Why developing talent is key to business success

January 30, 2020 News

Nurturing and developing talented young people is ​one of the cores to our growth strategy as our expansion creates new skilled jobs throughout the UK.

One of our rising stars, Megan Nicholson, began working with JMS aged just 15, when she joined the team during a work experience placement.  Four years on and Megan is now in the process of undertaking a degree as part of an apprenticeship she started in 2018.

JMS Midland’s Director, Andy Kenyon says: “The reality is that ​full time higher education is not for everyone.  Many young people can’t wait to start earning and applying themselves to real life projects. These people are often very driven, and we are keen to harness and develop that.”

Megan began working with JMS before she had even completed her GCSE’s, thanks to her school’s ‘work ready’ policy, which meant she did one day a week of work experience. By the time she was nearing the end of her A levels and trying to decide between full time further education and full-time work, JMS offered her an apprenticeship.

Megan explains: “My CAD experience from school gave me a great advantage. In no time at all I had progressed to Auto CAD. The JMS team could not have been more supportive. I was introduced to all areas of structural design, and they gave me a thorough grounding in every part of the business.”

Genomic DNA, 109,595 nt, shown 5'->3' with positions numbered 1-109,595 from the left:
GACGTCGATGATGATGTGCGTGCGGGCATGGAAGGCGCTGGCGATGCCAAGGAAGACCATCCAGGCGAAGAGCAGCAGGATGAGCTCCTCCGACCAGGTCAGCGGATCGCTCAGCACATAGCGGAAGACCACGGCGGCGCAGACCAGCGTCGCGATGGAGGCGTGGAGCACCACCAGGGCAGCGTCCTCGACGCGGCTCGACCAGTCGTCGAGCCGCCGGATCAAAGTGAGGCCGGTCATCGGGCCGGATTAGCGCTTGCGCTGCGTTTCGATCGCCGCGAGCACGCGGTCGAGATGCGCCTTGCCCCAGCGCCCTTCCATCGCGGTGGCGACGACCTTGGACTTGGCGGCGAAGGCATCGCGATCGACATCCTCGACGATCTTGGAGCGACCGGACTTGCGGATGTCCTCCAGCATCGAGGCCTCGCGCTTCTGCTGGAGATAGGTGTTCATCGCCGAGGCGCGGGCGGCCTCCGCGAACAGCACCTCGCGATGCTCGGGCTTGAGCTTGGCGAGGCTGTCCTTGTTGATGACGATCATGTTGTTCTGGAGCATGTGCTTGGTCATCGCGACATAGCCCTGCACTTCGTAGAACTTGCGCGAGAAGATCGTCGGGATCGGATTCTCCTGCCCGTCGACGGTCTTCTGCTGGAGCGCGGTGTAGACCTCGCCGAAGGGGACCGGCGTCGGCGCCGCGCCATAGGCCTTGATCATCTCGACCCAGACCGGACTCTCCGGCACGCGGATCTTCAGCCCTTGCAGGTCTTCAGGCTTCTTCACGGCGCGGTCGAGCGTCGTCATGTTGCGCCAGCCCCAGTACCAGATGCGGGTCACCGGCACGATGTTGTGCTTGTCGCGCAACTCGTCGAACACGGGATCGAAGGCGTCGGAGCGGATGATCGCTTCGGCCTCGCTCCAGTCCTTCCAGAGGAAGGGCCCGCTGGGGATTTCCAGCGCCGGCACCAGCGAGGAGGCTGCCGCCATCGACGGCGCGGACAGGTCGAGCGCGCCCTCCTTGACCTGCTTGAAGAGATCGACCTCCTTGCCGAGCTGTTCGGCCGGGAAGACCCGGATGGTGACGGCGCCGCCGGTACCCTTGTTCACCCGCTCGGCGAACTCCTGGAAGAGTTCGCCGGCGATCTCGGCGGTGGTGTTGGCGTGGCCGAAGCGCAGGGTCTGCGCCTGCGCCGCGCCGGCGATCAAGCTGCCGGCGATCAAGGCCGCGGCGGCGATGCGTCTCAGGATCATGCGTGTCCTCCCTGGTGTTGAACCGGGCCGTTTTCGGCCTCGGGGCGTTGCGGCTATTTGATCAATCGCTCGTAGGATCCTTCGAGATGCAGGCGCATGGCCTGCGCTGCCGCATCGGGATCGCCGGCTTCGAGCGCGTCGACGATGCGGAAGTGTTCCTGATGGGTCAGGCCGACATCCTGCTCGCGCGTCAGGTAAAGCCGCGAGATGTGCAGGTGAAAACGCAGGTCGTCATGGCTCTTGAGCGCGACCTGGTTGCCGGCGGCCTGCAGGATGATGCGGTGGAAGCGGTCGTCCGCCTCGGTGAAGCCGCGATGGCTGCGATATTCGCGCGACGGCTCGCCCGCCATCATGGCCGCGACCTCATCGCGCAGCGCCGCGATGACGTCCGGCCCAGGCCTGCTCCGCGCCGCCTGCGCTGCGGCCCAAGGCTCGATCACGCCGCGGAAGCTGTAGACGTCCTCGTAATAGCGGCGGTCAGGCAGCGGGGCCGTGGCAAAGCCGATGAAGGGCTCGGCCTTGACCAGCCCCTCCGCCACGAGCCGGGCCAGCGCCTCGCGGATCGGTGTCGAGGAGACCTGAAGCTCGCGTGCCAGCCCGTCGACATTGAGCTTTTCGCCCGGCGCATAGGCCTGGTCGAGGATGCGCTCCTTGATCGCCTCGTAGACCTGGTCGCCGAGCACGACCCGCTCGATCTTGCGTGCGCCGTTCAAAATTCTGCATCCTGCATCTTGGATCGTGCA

Does she regret not going to university? “I am relieved I didn’t go down the full-time further education route, because the work experience I have had at JMS has taught me more than I could ever have learned on a course. And, as it happens, I’ve still got the best of both worlds, because as I have progressed in my apprenticeship, I’ve been given the opportunity to undertake degree in civil engineering. I feel very lucky because there are not many employers who are willing to support their employees like JMS have done for me.”

“My course is going really well. My continuing experience in the industry has helped no end in completing my assignments. I can use real life case studies to aid my work. At the same time, what I am learning in college is helping me in the workplace. So far, in this academic year, I have completed modules on construction information (drawings and specification), site supervisions, mathematics for construction and personal professional development. I’m really enjoying it.”

And Megan is not alone, because JMS have several apprentices gathering valuable skills and experience throughout their nationwide operation.

For more information on JMS apprenticeship schemes visit our website.

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A 2017 survey indicated that 11% of the UK engineering workforce was female. This is a slight rise from 9% in 2015, but still significantly lower than every other country in Europe. Latvia, for example, is the current leader, with 30% of their engineering workforce being female. Continue Reading